Bob Baker, the founder of one of America's oldest puppet theaters, has died. He was 90.
Baker's biographer, Gregory Williams, told KPCC that the puppeteer died at his Los Angeles home early Friday.
The Bob Baker Marionette Theater, which Baker founded in 1963 with his partner Alton Wood, entertained generations of children and adults with its wooden puppets, and in June 2009 it was designated as a Los Angeles Historical–Cultural Monument, according to the theater's longtime publicist, Davidson & Choy.
According to the Associated Press, Baker discovered puppetry as a child and described being immediately transformed. At an early age he began constructing his own puppets and performing. He worked in animation for Walt Disney and others before opening his own theater company.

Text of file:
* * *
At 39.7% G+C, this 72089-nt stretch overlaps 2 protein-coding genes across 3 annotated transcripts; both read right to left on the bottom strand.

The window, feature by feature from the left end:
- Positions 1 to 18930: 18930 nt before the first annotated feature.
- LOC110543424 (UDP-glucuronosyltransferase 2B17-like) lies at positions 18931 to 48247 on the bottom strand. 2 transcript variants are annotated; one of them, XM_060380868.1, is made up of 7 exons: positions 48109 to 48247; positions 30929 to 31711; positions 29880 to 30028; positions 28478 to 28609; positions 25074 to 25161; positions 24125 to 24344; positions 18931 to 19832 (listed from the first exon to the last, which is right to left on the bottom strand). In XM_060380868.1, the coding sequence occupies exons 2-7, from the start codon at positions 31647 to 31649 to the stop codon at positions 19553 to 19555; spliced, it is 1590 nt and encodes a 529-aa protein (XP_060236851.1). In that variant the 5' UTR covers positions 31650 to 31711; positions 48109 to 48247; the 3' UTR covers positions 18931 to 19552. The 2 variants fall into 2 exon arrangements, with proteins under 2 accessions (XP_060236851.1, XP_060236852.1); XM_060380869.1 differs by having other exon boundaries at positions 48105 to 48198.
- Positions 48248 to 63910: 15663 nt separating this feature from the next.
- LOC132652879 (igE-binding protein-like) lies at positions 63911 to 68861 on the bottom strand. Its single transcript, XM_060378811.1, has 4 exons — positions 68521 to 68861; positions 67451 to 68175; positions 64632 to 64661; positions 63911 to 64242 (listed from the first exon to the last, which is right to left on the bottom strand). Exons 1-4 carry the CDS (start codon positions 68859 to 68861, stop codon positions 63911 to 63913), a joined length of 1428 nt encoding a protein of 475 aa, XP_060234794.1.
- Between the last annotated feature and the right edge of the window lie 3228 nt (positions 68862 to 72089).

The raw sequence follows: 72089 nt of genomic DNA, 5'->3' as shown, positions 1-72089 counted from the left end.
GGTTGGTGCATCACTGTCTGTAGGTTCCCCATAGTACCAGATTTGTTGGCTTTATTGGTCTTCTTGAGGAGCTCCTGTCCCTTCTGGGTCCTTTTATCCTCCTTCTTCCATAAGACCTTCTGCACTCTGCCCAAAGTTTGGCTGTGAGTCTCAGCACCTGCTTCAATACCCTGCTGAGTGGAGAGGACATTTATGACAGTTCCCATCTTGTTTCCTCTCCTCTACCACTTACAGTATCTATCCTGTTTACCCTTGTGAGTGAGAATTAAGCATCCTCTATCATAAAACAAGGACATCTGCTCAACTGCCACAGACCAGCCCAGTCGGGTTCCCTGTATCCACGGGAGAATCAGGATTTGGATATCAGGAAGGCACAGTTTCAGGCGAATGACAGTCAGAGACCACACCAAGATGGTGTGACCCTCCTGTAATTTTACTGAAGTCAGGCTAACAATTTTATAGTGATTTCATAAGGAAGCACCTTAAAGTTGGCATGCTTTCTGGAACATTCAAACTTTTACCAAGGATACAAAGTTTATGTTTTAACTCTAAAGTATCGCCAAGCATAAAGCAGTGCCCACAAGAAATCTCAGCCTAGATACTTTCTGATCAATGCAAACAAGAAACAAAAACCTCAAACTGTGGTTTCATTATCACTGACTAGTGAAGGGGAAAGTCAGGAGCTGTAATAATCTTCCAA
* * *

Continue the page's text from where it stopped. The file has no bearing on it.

Baker and his company, which he founded with partner Alton Wood in 1963, performed puppet shows around the world, and his puppetry was featured in several films, according to Davidson & Choy.
Those films include Disney’s "Bedknobs and Broomsticks," "Close Encounters of the Third Kind," the 1954 version of "A Star Is Born" with Judy Garland.
Baker spoke with Take Two's Alex Cohen earlier this year amid renewed interest in his theater. He told Cohen that he wasn't quite sure why the theater had been selling out shows once again like they once did, but that he had a feeling it might have something to do with the stories they tell.
Baker continued performing until he was 86 and began having physical difficulties, according to AP.
Williams, who said he was 15 when he first met Baker and worked as his understudy, said the puppeteer was a single man and is survived by his employees and the many who loved him.